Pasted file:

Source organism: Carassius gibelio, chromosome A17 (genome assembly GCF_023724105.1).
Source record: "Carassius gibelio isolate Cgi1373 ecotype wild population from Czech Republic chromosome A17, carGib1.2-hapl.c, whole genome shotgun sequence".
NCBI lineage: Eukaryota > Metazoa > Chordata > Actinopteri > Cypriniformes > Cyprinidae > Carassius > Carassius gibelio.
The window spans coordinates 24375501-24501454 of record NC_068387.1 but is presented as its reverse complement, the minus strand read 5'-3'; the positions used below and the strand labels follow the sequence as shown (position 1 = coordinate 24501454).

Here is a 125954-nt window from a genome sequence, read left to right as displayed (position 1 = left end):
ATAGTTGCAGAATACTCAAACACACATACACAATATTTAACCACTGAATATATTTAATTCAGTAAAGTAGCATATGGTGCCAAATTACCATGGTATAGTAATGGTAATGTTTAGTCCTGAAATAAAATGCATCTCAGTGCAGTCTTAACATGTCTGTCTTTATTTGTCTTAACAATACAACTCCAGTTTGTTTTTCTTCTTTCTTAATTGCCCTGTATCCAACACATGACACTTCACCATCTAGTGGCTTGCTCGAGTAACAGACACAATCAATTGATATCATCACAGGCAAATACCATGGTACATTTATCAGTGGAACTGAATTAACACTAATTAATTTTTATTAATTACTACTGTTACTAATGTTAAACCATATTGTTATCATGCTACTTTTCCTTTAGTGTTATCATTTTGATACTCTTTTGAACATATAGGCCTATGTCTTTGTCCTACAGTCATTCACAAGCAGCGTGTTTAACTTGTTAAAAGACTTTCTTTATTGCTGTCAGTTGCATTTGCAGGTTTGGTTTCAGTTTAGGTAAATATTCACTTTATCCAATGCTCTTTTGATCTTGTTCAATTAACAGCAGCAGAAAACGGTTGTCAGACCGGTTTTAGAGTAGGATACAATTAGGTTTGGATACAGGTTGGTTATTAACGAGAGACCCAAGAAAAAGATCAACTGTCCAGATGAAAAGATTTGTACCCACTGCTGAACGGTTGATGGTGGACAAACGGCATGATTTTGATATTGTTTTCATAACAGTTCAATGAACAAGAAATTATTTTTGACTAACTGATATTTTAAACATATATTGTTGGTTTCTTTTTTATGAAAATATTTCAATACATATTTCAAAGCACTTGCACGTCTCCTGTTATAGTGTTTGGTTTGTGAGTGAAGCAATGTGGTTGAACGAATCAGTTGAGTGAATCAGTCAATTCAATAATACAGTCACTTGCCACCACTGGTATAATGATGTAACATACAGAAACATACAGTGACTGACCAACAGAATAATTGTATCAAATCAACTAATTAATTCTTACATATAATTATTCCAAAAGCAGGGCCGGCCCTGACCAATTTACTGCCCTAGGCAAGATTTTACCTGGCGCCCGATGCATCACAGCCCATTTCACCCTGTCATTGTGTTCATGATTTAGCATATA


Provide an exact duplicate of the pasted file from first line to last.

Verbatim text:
Source organism: Carassius gibelio, chromosome A17 (genome assembly GCF_023724105.1).
Source record: "Carassius gibelio isolate Cgi1373 ecotype wild population from Czech Republic chromosome A17, carGib1.2-hapl.c, whole genome shotgun sequence".
NCBI lineage: Eukaryota > Metazoa > Chordata > Actinopteri > Cypriniformes > Cyprinidae > Carassius > Carassius gibelio.
The window spans coordinates 24375501-24501454 of record NC_068387.1 but is presented as its reverse complement, the minus strand read 5'-3'; the positions used below and the strand labels follow the sequence as shown (position 1 = coordinate 24501454).

Here is a 125954-nt window from a genome sequence, read left to right as displayed (position 1 = left end):
ATAGTTGCAGAATACTCAAACACACATACACAATATTTAACCACTGAATATATTTAATTCAGTAAAGTAGCATATGGTGCCAAATTACCATGGTATAGTAATGGTAATGTTTAGTCCTGAAATAAAATGCATCTCAGTGCAGTCTTAACATGTCTGTCTTTATTTGTCTTAACAATACAACTCCAGTTTGTTTTTCTTCTTTCTTAATTGCCCTGTATCCAACACATGACACTTCACCATCTAGTGGCTTGCTCGAGTAACAGACACAATCAATTGATATCATCACAGGCAAATACCATGGTACATTTATCAGTGGAACTGAATTAACACTAATTAATTTTTATTAATTACTACTGTTACTAATGTTAAACCATATTGTTATCATGCTACTTTTCCTTTAGTGTTATCATTTTGATACTCTTTTGAACATATAGGCCTATGTCTTTGTCCTACAGTCATTCACAAGCAGCGTGTTTAACTTGTTAAAAGACTTTCTTTATTGCTGTCAGTTGCATTTGCAGGTTTGGTTTCAGTTTAGGTAAATATTCACTTTATCCAATGCTCTTTTGATCTTGTTCAATTAACAGCAGCAGAAAACGGTTGTCAGACCGGTTTTAGAGTAGGATACAATTAGGTTTGGATACAGGTTGGTTATTAACGAGAGACCCAAGAAAAAGATCAACTGTCCAGATGAAAAGATTTGTACCCACTGCTGAACGGTTGATGGTGGACAAACGGCATGATTTTGATATTGTTTTCATAACAGTTCAATGAACAAGAAATTATTTTTGACTAACTGATATTTTAAACATATATTGTTGGTTTCTTTTTTATGAAAATATTTCAATACATATTTCAAAGCACTTGCACGTCTCCTGTTATAGTGTTTGGTTTGTGAGTGAAGCAATGTGGTTGAACGAATCAGTTGAGTGAATCAGTCAATTCAATAATACAGTCACTTGCCACCACTGGTATAATGATGTAACATACAGAAACATACAGTGACTGACCAACAGAATAATTGTATCAAATCAACTAATTAATTCTTACATATAATTATTCCAAAAGCAGGGCCGGCCCTGACCAATTTACTGCCCTAGGCAAGATTTTACCTGGCGCCCGATGCATCACAGCCCATTTCACCCTGTCATTGTGTTCATGATTTAGCATATA